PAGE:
Fraudulent claims on a website set up to refund Thomas Cook customers, the Civil Aviation Authority has said.

The aviation regulator said it has taken ‘urgent action’ over the suspicious online activity and will notify the police.

It has added further verification checks to its refund process, it said.

A spokesman said that Thomas Cook customers themselves were also being targeted by fraudsters.

The Civil Aviation Authority (CAA) is administering refunds from the Atol travel fund, an insurance levy collected from travel firms.

It is understood to be concerned by a series of low-level claims which could indicate fraud.

The regulator said it would seek prosecutions where there was evidence of deception.

The CAA also warned some fraudulent claims management websites had been set up, echoing warnings made by consumer group Which? on Friday.

It said that Thomas Cook customers should only make claims directly through its dedicated website.

About 100,000 claims have been made since Monday morning when the refunds website went live.

It was set up to let people with Atol-protected Thomas Cook holidays that were due to begin after the firm collapsed on 23 September claim refunds.

This covers more than 360,000 bookings for trips that were to be taken by 800,000 people.

Atol-protected customers who were already abroad when Thomas Cook failed can also claim for out-of-pocket expenses for delayed flights.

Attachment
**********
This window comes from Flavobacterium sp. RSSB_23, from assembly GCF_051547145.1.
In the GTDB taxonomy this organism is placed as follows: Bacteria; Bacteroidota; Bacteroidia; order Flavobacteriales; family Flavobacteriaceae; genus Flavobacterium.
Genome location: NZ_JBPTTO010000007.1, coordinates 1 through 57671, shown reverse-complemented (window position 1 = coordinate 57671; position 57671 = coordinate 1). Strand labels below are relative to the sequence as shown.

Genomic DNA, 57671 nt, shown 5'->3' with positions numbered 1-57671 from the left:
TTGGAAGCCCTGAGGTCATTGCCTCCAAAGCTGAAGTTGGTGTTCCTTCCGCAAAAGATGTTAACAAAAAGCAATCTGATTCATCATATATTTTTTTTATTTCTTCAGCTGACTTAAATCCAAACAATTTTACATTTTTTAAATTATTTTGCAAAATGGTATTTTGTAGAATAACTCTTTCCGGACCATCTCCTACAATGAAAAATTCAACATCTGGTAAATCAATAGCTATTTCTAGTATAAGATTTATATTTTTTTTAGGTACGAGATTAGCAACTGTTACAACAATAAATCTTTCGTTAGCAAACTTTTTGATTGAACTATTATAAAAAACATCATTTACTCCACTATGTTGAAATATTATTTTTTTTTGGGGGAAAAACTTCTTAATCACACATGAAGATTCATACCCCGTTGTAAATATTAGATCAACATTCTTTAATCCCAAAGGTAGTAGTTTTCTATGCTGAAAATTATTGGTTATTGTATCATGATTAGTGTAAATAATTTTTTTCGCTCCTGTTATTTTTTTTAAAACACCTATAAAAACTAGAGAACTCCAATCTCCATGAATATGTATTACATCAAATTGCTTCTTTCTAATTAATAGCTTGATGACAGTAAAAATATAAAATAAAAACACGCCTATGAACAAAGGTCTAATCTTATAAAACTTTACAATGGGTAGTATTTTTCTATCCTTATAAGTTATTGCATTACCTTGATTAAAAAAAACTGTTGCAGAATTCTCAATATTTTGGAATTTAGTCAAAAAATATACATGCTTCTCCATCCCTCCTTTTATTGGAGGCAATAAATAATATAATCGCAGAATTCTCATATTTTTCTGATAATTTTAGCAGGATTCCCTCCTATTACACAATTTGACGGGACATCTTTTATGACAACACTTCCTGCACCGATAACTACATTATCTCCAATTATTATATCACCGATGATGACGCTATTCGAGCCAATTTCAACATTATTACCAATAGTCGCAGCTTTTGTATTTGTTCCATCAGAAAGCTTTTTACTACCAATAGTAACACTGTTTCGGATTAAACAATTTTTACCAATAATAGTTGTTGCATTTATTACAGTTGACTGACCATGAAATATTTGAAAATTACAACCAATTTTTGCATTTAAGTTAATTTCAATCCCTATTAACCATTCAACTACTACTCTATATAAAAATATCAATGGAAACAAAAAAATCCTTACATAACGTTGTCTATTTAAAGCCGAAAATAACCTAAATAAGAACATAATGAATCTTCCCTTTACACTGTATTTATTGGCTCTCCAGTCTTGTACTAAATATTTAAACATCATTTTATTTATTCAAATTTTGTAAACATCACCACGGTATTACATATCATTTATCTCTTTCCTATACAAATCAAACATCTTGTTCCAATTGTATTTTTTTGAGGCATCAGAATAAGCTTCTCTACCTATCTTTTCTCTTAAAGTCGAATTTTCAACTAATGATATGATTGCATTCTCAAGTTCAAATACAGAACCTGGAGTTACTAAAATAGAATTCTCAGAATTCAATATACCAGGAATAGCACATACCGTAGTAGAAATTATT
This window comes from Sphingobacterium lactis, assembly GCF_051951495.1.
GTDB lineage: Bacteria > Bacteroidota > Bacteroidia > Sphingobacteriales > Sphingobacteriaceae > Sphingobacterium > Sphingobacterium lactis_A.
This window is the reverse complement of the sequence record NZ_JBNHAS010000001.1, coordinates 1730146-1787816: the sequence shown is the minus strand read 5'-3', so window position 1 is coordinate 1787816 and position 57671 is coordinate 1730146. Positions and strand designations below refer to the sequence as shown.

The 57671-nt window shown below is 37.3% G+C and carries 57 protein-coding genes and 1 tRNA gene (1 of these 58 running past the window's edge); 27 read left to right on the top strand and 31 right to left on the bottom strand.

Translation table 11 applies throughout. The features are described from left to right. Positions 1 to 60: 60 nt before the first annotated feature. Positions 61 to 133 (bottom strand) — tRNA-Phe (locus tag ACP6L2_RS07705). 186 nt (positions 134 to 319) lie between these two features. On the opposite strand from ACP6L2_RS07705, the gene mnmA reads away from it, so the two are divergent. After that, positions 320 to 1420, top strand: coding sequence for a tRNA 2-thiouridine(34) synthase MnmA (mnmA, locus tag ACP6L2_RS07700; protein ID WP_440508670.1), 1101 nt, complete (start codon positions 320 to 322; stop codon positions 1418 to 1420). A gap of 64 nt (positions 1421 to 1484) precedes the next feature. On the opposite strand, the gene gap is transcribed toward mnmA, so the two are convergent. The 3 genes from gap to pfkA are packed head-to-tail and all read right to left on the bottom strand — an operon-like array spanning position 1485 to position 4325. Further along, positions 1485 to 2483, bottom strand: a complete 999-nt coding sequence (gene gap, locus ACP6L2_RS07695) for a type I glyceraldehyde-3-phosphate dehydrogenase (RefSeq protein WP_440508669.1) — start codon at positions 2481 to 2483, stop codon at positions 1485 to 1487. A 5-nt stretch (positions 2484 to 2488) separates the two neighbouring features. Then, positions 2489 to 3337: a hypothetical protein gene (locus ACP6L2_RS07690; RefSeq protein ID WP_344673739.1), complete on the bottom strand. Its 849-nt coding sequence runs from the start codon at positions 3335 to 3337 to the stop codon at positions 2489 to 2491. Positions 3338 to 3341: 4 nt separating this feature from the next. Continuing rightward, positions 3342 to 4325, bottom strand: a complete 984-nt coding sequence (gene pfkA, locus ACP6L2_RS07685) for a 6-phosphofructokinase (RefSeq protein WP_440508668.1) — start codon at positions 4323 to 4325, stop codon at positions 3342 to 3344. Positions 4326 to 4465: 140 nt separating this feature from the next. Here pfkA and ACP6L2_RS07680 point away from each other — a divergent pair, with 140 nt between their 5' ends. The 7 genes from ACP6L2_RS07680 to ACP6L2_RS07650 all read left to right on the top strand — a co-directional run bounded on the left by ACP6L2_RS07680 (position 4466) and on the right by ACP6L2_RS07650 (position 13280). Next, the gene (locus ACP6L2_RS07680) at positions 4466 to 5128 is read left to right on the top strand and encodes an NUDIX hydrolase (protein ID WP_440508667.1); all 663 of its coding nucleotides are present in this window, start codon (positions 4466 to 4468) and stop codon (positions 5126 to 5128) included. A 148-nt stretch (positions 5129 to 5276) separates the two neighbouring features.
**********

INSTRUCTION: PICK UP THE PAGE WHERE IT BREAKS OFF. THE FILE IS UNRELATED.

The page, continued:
The CAA has said it will pay refunds within 60 days of receiving a valid claim and wants to crack down on fraudulent activity to avoid delays.

Dame Deirdre Hutton, who chairs the organisation, said: “This morning we have taken urgent action in response to what we believe is attempted fraudulent activity in relation to refunds for Thomas Cook customers.

“If you have made a claim directly with us, then your claim is being processed and you do not need to take any action.”

She added: “Please help us to combat the risk of fraud by not submitting your details to any other website.

“Our focus is on getting money back to the right people as soon as possible and combating fraud in every way possible.”

The CAA apologised on Monday after its system struggled to cope with “unprecedented demand” in the hours after it launched.

Many people received an error message after entering their details, meaning their claims were not submitted.

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